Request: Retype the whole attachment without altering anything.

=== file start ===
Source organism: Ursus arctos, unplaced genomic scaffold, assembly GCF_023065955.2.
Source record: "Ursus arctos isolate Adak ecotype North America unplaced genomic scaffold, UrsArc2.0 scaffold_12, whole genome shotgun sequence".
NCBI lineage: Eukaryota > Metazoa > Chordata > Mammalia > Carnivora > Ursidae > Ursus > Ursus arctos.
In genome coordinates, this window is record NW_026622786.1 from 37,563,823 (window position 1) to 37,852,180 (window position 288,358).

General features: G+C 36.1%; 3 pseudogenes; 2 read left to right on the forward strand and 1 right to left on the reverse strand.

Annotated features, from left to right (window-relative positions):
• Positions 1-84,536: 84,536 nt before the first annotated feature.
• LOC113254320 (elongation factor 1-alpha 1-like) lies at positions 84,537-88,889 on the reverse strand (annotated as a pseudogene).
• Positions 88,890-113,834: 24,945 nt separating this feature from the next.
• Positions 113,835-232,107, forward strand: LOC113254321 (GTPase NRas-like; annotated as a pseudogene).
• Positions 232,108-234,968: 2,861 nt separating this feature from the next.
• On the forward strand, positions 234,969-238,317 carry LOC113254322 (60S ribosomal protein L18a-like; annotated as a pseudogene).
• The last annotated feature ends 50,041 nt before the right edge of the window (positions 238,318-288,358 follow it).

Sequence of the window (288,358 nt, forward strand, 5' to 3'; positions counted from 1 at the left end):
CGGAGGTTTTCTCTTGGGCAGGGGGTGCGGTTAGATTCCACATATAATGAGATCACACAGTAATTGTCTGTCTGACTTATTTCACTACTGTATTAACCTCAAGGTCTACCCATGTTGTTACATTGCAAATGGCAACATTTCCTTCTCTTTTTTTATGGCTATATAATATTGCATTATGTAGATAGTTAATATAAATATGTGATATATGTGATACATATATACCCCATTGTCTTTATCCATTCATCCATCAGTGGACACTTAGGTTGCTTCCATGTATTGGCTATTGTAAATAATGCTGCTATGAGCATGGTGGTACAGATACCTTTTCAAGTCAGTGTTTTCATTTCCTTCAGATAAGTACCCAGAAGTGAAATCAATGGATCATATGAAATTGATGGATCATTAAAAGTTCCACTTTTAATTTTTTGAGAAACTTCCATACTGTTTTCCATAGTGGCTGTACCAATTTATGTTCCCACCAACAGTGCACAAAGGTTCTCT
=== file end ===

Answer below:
Source organism: Ursus arctos, unplaced genomic scaffold, assembly GCF_023065955.2.
Source record: "Ursus arctos isolate Adak ecotype North America unplaced genomic scaffold, UrsArc2.0 scaffold_12, whole genome shotgun sequence".
NCBI lineage: Eukaryota > Metazoa > Chordata > Mammalia > Carnivora > Ursidae > Ursus > Ursus arctos.
In genome coordinates, this window is record NW_026622786.1 from 37,563,823 (window position 1) to 37,852,180 (window position 288,358).

General features: G+C 36.1%; 3 pseudogenes; 2 read left to right on the forward strand and 1 right to left on the reverse strand.

Annotated features, from left to right (window-relative positions):
• Positions 1-84,536: 84,536 nt before the first annotated feature.
• LOC113254320 (elongation factor 1-alpha 1-like) lies at positions 84,537-88,889 on the reverse strand (annotated as a pseudogene).
• Positions 88,890-113,834: 24,945 nt separating this feature from the next.
• Positions 113,835-232,107, forward strand: LOC113254321 (GTPase NRas-like; annotated as a pseudogene).
• Positions 232,108-234,968: 2,861 nt separating this feature from the next.
• On the forward strand, positions 234,969-238,317 carry LOC113254322 (60S ribosomal protein L18a-like; annotated as a pseudogene).
• The last annotated feature ends 50,041 nt before the right edge of the window (positions 238,318-288,358 follow it).

Sequence of the window (288,358 nt, forward strand, 5' to 3'; positions counted from 1 at the left end):
CGGAGGTTTTCTCTTGGGCAGGGGGTGCGGTTAGATTCCACATATAATGAGATCACACAGTAATTGTCTGTCTGACTTATTTCACTACTGTATTAACCTCAAGGTCTACCCATGTTGTTACATTGCAAATGGCAACATTTCCTTCTCTTTTTTTATGGCTATATAATATTGCATTATGTAGATAGTTAATATAAATATGTGATATATGTGATACATATATACCCCATTGTCTTTATCCATTCATCCATCAGTGGACACTTAGGTTGCTTCCATGTATTGGCTATTGTAAATAATGCTGCTATGAGCATGGTGGTACAGATACCTTTTCAAGTCAGTGTTTTCATTTCCTTCAGATAAGTACCCAGAAGTGAAATCAATGGATCATATGAAATTGATGGATCATTAAAAGTTCCACTTTTAATTTTTTGAGAAACTTCCATACTGTTTTCCATAGTGGCTGTACCAATTTATGTTCCCACCAACAGTGCACAAAGGTTCTCT